Stargell’s Backstory on Becoming the King of the All-Stars Stamps
In 2012, the Postal Service™ immortalized four Major League Baseball All-Stars on Forever stamps — Joe DiMaggio, Larry Doby, Willie Stargell and Ted Williams. Here’s the backstory on the evolution of the stamps and the Stamps Batted In (SBI) competition among baseball fans that positioned Willie Stargell as the most popular.
The Postal Service receives about 40,000 suggestions for stamp ideas each year, yet only 20 to 25 topics make the cut to appear on stamps. Babe Ruth, Lou Gehrig, Roberto Clemente and Mickey Mantle are just a few of many sports legends that have been commemorated on stamps.
Each of these Hall of Famers was a perennial All-Star selection, and each left an indelible impression on the game:
- Joe DiMaggio (1914–1999), nicknamed “the Yankee Clipper,” is best known for his incredible, unmatched 56-game hitting streak in 1941.
- Larry Doby (1923–2003), the first African American to play on an American League baseball team, joined the Cleveland Indians on July 5, 1947, and was a seven-time All-Star selection.
- Willie Stargell (1940–2001) twice led the National League in home runs and helped power the 1979 Pittsburgh Pirates, a multicultural team known as “The Family,” to a World Championship.
- Regarded as one of the all-time greatest hitters in baseball, Ted Williams (1918–2002) of the Boston Red Sox was the last Major Leaguer to bat over .400 for a single season in 1941.
Illustrator Kadir Nelson worked with art director Phil Jordan to create the stamp art based on historic photographs.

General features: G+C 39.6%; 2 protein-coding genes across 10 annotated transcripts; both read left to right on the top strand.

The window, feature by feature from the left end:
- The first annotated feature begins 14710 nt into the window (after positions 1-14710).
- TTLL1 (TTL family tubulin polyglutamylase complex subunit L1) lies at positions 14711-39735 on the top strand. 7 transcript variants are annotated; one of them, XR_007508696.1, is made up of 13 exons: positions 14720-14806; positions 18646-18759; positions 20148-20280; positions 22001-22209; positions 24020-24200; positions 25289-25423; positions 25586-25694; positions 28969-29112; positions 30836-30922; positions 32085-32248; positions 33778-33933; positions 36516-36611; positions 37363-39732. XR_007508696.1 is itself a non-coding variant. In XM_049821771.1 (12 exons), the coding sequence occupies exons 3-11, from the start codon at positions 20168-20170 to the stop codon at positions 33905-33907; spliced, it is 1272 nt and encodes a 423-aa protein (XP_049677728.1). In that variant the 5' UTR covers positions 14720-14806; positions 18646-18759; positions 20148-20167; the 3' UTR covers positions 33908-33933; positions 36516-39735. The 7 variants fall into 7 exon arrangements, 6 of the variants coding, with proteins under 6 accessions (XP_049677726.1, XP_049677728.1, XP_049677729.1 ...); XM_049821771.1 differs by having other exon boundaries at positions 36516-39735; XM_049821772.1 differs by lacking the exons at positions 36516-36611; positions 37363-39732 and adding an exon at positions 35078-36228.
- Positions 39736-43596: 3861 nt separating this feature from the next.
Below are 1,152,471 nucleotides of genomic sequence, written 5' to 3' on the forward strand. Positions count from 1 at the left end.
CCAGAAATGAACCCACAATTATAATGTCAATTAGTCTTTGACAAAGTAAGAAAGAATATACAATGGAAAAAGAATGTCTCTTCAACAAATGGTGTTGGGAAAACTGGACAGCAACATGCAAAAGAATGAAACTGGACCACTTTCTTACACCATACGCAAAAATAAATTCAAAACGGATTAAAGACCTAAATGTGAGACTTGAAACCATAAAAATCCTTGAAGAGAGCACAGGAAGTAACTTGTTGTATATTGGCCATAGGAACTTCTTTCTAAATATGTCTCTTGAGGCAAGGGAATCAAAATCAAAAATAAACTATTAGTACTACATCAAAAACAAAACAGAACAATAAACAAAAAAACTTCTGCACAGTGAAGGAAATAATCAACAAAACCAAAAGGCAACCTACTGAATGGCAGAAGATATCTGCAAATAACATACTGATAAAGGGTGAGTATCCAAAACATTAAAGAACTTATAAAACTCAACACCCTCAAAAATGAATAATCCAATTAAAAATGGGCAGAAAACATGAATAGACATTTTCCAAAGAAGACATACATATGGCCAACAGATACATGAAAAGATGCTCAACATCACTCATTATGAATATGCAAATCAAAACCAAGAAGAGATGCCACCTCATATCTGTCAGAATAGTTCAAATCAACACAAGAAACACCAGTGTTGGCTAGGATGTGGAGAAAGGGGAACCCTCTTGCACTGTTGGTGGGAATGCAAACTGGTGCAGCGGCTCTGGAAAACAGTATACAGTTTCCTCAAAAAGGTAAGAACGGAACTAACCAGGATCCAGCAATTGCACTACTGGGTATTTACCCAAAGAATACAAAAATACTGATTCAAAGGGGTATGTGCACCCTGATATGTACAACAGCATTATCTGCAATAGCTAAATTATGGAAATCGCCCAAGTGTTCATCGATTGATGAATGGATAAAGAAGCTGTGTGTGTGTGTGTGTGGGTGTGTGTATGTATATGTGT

The Boston/New York Rivalry
The stamps were to be issued in sheets of 20 to include five stamps of each player. But that quickly changed once we heard from baseball fans who cringed at having their icon share the same stamp sheet as their rival. So to please sports fans we played ball by developing a “Stamps Batted In” voting competition based on the number of stamps pre-ordered and created individual sheets of 20 stamps depicting each player.
Williams took the lead early in the competition trailed closely by DiMaggio, Stargell and Doby. About a week prior to the July 20 stamp issuance, Yankees fans stepped up to the plate to put “Joltin Joe” DiMaggio out in front. This changed quickly once the Boston media shared this news. Boston fans then placed Williams on top of the competition on the First-Day-of-Issue.
Pre-orders for stamp sales eclipsed 1 million. Leading by a close margin Williams fans hit 300,385 SBI, followed by DiMaggio fans at 290,925. Stargell’s fans were hitting 237,785 SBI followed by Doby’s fans hitting 232,745.
Stargell’s wife, Margaret Stargell of Wilmington, NC, then came up with a new strategy to hit it out of the park. Thanks to her genius, she helped us work with the Pirates to promote a letter writing campaign tagged as Stargell’s “8 on 8” campaign. Pirates fans were encouraged to write eight letters on August 8 (Stargell’s birthday and jersey number) to eight friends bearing Willie’s stamp.
“Willie would be so humbled by this timeless recognition,” said Margaret. “Both he and my father Fritz Weller, who was a letter carrier for the Postal Service, would be thrilled to know that people will reach out to their family and friends with a letter of love in his honor on 8/8.”
Although Stargell was not involved in selecting number 8 for his jersey, he was inducted into the National Baseball Hall of Fame on 8/8/88, and his car’s license plates read “HOF. 8.8.88.”
As Yogi Berra said, “It ain’t over till it’s over.”
While quite popular, they are no longer available in most Post Offices. They can still be purchased at this link.
Have an idea for a stamp? Submit your proposal in writing to:
Citizens’ Stamp Advisory Committee
c/o Stamp Development
U.S. Postal Service
475 L’Enfant Plaza SW, Room 3300
Washington, DC 20260-3501